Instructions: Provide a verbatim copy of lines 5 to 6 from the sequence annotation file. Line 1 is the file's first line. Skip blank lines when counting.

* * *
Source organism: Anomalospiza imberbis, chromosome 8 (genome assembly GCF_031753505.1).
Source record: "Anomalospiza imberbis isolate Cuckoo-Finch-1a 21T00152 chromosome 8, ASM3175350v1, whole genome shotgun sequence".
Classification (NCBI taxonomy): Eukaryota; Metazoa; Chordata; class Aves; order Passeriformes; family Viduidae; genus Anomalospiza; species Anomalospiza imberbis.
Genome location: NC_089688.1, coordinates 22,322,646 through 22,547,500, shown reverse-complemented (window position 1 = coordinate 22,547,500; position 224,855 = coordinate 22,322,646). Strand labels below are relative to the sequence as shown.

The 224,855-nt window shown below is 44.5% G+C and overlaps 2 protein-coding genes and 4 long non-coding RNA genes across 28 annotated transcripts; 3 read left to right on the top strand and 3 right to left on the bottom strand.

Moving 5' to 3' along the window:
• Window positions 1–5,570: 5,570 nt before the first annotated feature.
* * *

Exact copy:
The 224,855-nt window shown below is 44.5% G+C and overlaps 2 protein-coding genes and 4 long non-coding RNA genes across 28 annotated transcripts; 3 read left to right on the top strand and 3 right to left on the bottom strand.

Moving 5' to 3' along the window: